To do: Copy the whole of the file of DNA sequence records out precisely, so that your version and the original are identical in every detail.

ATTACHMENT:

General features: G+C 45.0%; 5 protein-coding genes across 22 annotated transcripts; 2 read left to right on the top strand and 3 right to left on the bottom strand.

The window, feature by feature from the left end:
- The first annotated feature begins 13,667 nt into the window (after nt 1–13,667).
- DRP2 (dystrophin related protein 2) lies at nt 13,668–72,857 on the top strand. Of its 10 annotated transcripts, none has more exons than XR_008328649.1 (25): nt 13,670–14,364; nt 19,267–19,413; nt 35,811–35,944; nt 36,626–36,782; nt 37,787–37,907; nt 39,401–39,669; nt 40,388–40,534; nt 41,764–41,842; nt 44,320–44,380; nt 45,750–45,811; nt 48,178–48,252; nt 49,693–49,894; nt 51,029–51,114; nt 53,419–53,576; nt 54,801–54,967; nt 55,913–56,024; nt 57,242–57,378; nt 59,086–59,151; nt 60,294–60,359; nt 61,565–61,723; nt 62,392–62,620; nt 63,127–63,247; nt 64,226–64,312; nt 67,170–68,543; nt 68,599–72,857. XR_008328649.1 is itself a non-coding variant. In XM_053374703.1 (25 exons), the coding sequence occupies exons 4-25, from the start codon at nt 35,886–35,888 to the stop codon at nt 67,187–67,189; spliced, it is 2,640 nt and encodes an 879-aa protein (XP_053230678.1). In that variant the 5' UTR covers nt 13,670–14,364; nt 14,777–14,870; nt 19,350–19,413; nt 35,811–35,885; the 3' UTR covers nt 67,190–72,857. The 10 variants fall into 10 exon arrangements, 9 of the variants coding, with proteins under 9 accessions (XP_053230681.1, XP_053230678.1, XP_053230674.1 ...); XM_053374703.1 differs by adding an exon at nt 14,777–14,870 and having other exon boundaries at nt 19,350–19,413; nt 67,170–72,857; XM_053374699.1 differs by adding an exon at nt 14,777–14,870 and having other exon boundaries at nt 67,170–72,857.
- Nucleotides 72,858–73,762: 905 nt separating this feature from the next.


General features: G+C 45.0%; 5 protein-coding genes across 22 annotated transcripts; 2 read left to right on the top strand and 3 right to left on the bottom strand.

The window, feature by feature from the left end:
- The first annotated feature begins 13,667 nt into the window (after nt 1–13,667).
- DRP2 (dystrophin related protein 2) lies at nt 13,668–72,857 on the top strand. Of its 10 annotated transcripts, none has more exons than XR_008328649.1 (25): nt 13,670–14,364; nt 19,267–19,413; nt 35,811–35,944; nt 36,626–36,782; nt 37,787–37,907; nt 39,401–39,669; nt 40,388–40,534; nt 41,764–41,842; nt 44,320–44,380; nt 45,750–45,811; nt 48,178–48,252; nt 49,693–49,894; nt 51,029–51,114; nt 53,419–53,576; nt 54,801–54,967; nt 55,913–56,024; nt 57,242–57,378; nt 59,086–59,151; nt 60,294–60,359; nt 61,565–61,723; nt 62,392–62,620; nt 63,127–63,247; nt 64,226–64,312; nt 67,170–68,543; nt 68,599–72,857. XR_008328649.1 is itself a non-coding variant. In XM_053374703.1 (25 exons), the coding sequence occupies exons 4-25, from the start codon at nt 35,886–35,888 to the stop codon at nt 67,187–67,189; spliced, it is 2,640 nt and encodes an 879-aa protein (XP_053230678.1). In that variant the 5' UTR covers nt 13,670–14,364; nt 14,777–14,870; nt 19,350–19,413; nt 35,811–35,885; the 3' UTR covers nt 67,190–72,857. The 10 variants fall into 10 exon arrangements, 9 of the variants coding, with proteins under 9 accessions (XP_053230681.1, XP_053230678.1, XP_053230674.1 ...); XM_053374703.1 differs by adding an exon at nt 14,777–14,870 and having other exon boundaries at nt 19,350–19,413; nt 67,170–72,857; XM_053374699.1 differs by adding an exon at nt 14,777–14,870 and having other exon boundaries at nt 67,170–72,857.
- Nucleotides 72,858–73,762: 905 nt separating this feature from the next.